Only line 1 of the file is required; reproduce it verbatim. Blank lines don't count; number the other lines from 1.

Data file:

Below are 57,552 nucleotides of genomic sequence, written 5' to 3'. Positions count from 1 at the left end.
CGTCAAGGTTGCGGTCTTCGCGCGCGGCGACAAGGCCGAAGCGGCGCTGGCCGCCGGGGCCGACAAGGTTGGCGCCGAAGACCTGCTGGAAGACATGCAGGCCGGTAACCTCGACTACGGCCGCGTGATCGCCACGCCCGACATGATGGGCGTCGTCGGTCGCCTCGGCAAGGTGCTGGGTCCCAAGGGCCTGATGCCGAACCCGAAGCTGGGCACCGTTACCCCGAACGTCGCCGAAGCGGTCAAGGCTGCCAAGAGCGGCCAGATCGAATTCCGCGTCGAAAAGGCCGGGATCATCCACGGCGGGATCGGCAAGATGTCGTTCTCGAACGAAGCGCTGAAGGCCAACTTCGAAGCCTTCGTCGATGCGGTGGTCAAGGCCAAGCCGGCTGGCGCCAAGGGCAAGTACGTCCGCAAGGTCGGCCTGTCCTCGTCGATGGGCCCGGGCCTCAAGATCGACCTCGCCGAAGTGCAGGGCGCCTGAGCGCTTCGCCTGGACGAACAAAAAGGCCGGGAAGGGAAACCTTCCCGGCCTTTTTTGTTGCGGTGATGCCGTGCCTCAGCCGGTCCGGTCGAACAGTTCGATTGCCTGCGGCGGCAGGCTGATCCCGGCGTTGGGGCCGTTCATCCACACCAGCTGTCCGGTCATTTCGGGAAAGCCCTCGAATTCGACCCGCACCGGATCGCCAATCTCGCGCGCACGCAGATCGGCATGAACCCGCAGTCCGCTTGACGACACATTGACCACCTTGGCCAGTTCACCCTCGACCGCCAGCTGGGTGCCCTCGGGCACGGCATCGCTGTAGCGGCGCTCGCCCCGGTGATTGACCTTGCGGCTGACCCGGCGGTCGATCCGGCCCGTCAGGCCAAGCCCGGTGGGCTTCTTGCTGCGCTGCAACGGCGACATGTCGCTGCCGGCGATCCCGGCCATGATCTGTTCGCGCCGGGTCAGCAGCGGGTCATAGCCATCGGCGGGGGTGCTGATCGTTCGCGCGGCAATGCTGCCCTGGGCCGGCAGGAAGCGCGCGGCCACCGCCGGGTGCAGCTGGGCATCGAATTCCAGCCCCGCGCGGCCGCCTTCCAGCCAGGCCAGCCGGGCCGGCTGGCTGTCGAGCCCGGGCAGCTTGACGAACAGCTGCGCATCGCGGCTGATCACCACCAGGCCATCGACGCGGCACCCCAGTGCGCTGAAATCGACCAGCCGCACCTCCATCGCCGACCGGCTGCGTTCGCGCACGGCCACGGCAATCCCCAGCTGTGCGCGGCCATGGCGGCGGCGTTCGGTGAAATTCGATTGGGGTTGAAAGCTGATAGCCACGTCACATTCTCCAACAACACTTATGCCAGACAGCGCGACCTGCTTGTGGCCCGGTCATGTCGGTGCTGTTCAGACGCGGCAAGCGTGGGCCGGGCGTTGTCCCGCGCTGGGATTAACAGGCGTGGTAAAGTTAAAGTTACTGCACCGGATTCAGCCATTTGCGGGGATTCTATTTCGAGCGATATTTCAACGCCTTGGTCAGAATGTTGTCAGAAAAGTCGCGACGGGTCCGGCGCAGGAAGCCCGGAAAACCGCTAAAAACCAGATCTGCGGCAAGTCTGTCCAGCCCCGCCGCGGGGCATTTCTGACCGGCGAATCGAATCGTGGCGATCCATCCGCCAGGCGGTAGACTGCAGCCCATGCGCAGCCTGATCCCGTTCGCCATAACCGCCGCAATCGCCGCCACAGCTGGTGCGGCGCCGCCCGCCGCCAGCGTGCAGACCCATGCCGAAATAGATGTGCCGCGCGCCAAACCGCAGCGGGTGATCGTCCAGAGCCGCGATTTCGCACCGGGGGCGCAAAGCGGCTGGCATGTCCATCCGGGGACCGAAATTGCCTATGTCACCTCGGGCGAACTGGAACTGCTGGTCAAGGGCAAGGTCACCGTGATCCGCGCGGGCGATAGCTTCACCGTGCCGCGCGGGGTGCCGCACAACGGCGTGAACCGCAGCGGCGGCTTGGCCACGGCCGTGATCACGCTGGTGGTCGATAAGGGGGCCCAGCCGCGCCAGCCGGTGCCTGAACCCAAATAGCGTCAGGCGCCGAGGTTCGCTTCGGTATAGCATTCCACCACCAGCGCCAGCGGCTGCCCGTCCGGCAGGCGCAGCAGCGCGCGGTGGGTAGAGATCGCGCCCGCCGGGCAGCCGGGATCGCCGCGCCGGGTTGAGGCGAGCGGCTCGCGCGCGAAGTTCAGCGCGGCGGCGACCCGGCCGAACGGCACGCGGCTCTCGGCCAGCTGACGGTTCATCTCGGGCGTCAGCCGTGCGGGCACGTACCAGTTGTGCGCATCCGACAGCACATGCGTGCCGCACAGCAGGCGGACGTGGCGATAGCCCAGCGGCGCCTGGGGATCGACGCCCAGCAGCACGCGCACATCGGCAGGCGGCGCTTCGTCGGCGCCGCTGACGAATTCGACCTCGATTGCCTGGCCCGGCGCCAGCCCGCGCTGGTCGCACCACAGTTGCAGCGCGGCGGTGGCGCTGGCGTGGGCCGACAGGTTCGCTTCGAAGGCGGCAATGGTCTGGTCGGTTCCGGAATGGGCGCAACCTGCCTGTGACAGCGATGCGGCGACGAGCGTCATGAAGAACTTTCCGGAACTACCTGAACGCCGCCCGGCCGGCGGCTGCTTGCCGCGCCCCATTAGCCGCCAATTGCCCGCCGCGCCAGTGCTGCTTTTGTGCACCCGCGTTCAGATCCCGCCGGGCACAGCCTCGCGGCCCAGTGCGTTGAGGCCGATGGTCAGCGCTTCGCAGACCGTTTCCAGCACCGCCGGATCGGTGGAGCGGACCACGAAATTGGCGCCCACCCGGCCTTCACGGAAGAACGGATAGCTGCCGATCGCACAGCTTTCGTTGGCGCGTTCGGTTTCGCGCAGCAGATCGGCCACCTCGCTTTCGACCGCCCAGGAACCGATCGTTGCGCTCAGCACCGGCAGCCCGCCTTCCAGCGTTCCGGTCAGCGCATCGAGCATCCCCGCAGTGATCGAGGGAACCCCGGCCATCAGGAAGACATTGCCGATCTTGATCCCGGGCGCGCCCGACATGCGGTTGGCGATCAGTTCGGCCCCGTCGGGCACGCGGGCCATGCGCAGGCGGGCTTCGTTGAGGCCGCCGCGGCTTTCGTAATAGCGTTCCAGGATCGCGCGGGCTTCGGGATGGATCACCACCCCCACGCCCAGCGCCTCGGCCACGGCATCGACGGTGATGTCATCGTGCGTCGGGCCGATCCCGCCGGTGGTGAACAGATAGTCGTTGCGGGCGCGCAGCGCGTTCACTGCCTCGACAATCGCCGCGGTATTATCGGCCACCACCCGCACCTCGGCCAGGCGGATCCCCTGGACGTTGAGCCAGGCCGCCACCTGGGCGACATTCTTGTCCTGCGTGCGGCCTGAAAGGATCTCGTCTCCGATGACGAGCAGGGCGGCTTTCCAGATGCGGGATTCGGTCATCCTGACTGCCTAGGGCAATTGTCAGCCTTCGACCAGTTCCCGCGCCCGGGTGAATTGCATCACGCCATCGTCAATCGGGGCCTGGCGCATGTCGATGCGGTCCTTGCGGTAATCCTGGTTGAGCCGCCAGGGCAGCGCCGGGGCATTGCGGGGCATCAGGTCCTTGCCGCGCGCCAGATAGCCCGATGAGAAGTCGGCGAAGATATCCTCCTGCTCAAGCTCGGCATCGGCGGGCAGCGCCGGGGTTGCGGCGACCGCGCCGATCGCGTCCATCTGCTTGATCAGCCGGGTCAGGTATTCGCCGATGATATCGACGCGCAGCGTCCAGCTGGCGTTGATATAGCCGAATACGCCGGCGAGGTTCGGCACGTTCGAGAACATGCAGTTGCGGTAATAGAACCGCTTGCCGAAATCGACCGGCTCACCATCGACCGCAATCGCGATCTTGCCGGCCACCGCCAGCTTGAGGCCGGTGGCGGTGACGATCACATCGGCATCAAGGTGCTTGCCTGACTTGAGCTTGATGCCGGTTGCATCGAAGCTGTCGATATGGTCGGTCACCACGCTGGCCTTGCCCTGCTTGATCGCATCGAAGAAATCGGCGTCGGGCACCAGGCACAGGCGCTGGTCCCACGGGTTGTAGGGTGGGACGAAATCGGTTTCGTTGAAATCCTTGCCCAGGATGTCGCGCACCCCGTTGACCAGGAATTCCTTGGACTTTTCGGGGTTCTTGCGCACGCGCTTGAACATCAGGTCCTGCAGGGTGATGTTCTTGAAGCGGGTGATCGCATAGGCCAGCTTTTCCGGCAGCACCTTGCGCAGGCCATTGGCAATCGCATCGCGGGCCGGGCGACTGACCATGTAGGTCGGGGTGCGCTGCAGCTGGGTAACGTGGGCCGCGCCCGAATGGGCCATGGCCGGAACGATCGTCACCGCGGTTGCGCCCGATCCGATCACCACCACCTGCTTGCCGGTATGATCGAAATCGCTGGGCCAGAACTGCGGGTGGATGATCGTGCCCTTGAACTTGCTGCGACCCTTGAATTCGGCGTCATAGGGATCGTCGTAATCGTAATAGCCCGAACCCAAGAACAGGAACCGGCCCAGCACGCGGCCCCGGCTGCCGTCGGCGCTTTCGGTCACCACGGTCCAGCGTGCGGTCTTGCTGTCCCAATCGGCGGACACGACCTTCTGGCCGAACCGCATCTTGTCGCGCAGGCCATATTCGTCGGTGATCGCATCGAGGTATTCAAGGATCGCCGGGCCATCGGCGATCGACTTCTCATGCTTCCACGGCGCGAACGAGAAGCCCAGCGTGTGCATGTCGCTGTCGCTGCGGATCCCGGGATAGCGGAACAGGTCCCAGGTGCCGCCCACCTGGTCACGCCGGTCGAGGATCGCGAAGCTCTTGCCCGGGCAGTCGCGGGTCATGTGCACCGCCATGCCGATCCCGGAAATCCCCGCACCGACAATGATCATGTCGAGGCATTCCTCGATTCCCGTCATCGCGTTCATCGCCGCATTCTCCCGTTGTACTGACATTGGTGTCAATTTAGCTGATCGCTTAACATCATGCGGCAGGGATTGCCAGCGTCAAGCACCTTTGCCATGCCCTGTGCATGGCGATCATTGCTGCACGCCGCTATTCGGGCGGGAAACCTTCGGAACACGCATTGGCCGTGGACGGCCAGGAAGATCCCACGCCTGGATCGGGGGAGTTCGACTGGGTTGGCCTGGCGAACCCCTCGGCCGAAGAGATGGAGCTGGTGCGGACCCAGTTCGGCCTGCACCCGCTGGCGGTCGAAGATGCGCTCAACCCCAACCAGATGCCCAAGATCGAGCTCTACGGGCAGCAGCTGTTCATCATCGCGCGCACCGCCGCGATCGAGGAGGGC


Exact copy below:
Below are 57,552 nucleotides of genomic sequence, written 5' to 3'. Positions count from 1 at the left end.